The 32X was another add-on that slotted into the cartridge slot which then used the console to display more-polygonal graphics. Games such as Knuckles Chaotix, Star Wars Arcade and Virtua Racing were great examples of this, but with its high price of £199 at the time, it didn’t last long. This was mainly thanks to the bizarre decision to launch this at the same time as SEGA’s new console, the Sega Saturn, confusing customers and not knowing where to put their focus to.
With 1994 beginning to show the next-generation of consoles from Nintendo and an outsider like Sony, eyes were beginning to wonder, and SEGA wanted to bring out their newest console as soon as possible, and to leave the 32X by the wayside.
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SEGA had been enjoying some unexpected success in the arcade market during the early 90s, with Virtua Fighter and other properties enjoying a lot of play-time across the world, thanks to its ‘Model 1’ system.
SEGA wanted to move this into a console, something that was barely possible with the 32X, let alone the Mega Drive, so they decided to create the next console, the Sega Saturn, as a base for this.
Released in 1994 in Japan, it didn’t launch to much fanfare, mainly due to their mess in launching the 32X at the same time, and a bare launch title lineup.
It was a design that looked like a Mega Drive 2, with it being more square, and the controller featuring six buttons and being almost the image of a Mega Drive controller. Games such as Virtua Fighter, NIGHTS and Daytona USA would eventually launch, with the 3D graphics being a wow-factor in the console. But it was E3 in 1995 which would be a total misfire for SEGA. Suddenly announcing a price, and a launch date of ‘today’ for the console in USA, it caught retailers and even developers off guard, causing frustration across many ranks, and games suddenly needing to be finished. Its price of $399 was seen by SEGA as affordable, for an hour, until Sony hosted its own announcement of $299 for the PlayStation.
This, coupled with the fact of the console having two CPU, implemented at almost the last minute, baffled and confused many third-party developers, struggling to understand the technical side to really make their games shine. It also was a final blow that there wasn’t a dedicated Sonic game to help the console, and even though games such as ‘Sonic R’ and ‘Sonic 3D’ were released for the system, they weren’t seen as true successors to the Mega Drive games.
With all of this, SEGA needed to step back, and figure out just what they could do for next time.
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The console that ultimately resulted in it being SEGA’s final console. Released in 1998 in Japan and 1999 in other markets, it was meant to be the easiest console to develop for, thanks to the PowerVR 2 GPU. It supported both OpenGL and DirectX at the time, meaning that games such as ‘Quake III Arena’ could be ported with ease.
It looked like a slimmer Saturn but with a white colour scheme this time. It had four controller ports so there could be a lot of multiplayer times had, while its online capabilities for games was a first-time for this space, and opened up a whole avenue of just how online-games in a console could work.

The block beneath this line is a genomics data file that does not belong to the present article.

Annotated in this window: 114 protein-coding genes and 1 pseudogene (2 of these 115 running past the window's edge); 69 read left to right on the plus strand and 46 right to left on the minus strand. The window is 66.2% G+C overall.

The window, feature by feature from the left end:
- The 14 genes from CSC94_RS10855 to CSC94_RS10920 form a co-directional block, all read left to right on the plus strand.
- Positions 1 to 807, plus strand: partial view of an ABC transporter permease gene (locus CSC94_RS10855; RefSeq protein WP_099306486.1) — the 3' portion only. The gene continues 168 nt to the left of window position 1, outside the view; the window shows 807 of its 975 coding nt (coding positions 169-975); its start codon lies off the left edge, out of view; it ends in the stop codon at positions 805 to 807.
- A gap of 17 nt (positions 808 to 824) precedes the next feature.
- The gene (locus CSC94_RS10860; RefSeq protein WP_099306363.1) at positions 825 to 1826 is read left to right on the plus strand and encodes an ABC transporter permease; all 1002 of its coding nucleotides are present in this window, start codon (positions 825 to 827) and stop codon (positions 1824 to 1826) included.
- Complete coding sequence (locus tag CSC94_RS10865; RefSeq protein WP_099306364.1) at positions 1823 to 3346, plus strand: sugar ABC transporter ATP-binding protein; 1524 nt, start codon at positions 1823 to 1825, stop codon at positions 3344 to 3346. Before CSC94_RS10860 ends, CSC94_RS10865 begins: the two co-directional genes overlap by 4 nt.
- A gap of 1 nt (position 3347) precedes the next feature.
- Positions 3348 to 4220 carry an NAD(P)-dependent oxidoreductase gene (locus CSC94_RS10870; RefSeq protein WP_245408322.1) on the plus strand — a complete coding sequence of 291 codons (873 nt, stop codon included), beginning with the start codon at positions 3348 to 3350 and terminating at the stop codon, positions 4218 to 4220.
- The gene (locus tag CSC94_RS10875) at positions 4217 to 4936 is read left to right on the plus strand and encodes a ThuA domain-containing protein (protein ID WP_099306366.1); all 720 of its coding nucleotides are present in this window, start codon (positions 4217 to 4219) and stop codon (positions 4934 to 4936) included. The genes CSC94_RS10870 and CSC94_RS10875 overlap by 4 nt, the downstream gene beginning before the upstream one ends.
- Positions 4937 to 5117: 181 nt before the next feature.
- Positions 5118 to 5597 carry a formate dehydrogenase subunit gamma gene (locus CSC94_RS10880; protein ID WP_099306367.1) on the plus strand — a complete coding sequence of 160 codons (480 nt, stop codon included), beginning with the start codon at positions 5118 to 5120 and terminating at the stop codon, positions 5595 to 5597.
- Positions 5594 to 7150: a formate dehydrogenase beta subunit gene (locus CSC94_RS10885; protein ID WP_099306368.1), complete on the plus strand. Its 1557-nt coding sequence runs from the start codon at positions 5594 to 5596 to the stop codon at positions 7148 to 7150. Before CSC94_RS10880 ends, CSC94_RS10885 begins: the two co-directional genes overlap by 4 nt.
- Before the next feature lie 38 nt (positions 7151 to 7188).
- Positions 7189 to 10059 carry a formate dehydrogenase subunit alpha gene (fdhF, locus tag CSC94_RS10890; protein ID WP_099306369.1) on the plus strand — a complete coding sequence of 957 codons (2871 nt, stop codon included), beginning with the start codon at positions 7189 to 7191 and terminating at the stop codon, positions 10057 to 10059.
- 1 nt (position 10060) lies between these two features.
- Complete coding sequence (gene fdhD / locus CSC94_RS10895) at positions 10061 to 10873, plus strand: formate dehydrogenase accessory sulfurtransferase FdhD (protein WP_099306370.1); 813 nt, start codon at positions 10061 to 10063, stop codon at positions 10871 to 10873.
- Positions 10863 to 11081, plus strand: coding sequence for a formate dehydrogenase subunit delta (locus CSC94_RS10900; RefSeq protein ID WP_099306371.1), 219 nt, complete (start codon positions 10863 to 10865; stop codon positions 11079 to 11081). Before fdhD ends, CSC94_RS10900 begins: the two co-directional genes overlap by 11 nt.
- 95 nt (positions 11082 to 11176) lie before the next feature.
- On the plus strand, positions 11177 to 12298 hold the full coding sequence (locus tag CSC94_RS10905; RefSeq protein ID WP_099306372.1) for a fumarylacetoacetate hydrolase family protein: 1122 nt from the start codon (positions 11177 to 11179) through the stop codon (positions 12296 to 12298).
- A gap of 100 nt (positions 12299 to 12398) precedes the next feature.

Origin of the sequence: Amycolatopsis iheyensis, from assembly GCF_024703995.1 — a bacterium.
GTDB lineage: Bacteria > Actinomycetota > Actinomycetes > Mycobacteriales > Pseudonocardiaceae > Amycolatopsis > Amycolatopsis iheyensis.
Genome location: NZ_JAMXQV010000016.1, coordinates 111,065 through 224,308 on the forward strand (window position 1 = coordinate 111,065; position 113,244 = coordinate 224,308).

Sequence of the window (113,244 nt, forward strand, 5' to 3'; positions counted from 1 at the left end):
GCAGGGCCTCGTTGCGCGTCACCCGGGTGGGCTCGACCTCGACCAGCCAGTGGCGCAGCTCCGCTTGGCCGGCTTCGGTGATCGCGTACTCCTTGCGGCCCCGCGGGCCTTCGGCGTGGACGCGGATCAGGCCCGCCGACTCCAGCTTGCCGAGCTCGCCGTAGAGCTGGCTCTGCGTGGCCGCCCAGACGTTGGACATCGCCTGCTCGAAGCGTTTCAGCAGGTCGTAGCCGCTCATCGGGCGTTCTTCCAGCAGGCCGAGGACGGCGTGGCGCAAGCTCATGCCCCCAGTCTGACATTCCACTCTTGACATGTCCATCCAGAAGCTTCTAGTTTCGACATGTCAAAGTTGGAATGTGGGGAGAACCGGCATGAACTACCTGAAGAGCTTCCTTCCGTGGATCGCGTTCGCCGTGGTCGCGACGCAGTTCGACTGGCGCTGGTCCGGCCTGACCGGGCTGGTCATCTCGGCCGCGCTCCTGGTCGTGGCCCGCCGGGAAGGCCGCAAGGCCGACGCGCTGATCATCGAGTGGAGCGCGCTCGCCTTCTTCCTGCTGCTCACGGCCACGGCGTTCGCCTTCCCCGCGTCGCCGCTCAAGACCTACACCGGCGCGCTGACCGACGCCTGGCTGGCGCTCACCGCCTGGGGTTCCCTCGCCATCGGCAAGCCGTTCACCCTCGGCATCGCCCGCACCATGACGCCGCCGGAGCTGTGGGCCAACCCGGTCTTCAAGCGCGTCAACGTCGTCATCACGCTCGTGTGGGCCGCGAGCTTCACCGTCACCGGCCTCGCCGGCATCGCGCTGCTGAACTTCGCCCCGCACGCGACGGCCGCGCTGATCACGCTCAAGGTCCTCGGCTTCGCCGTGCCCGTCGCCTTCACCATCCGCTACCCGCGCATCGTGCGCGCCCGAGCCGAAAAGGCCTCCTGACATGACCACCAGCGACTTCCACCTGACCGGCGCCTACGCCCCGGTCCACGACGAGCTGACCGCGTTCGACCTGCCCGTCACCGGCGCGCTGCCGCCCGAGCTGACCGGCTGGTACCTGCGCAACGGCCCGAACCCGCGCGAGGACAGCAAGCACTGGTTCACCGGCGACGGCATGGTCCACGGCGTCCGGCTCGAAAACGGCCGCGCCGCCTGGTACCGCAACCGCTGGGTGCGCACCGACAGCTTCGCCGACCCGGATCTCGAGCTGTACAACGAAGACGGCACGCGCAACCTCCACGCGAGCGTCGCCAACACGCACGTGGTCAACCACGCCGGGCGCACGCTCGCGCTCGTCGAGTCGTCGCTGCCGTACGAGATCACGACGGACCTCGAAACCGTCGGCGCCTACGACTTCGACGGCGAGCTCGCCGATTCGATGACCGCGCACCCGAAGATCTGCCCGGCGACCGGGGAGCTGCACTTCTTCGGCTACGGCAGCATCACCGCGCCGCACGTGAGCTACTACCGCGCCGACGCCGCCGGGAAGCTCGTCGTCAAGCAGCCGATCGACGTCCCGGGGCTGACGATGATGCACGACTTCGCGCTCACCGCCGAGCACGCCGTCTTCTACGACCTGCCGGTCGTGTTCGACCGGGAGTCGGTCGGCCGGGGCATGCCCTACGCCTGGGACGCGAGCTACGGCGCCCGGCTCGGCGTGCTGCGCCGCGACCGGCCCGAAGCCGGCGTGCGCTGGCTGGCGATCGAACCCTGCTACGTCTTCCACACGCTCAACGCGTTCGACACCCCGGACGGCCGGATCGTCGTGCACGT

The VMU is something that’s mainly remembered from the Dreamcast. We spoke about it in a feature, but being able to not only store game saves on it, you could play mini-games and swap certain items between other players, while it could simply show the game’s logo while it was placed in the controller.
It introduced online play, thanks to its ‘Dreamarena’ platform, so you could easily hook up your Dreamcast to your ISP modem, and play games such as ‘Chu Chu Rocket’, ‘Phantasy Star Online’, and many more.
It also finally had a Sonic game to call its own. ‘Sonic Adventure’ introduced RPG elements into a Sonic game for the first time, with huge, 3D levels that you could roam in, from stages to hubs, it’s a game that fans are clamouring for a remake of.
Unfortunately, as good as the console was, it just couldn’t compare to the coming consoles of the PlayStation 2, Xbox and the others. Its lack of DVD playback was something of a misfire, while SEGA seemed to have an arrogance that they would operate as normal. But due to the monster sales of the PlayStation 2 and the other console of the time, SEGA had no choice but to transform into being a third-party developer to save itself.
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But to end on a note with the Dreamcast instead of the Saturn… the Dreamcast was a great conclusion to SEGA’s battle throughout the late eighties and to the early noughties, showing just how arcade games and certain franchises could shine.
Every console from SEGA had its own ups and downs, but if you grew up with a SEGA console, you may still have franchises from those times that you fondly remember, and ones that have seen a resurgence in these times, such as Streets of Rage 4.
Hopefully we’ll see another mini-variant soon, such as the Dreamcast, or even games being remastered onto the current-gen consoles and the Switch, such as NIGHTS and Sonic Adventure.
But if you completely missed SEGA’s consoles, now would be a great time to discover just what could have been during your childhood.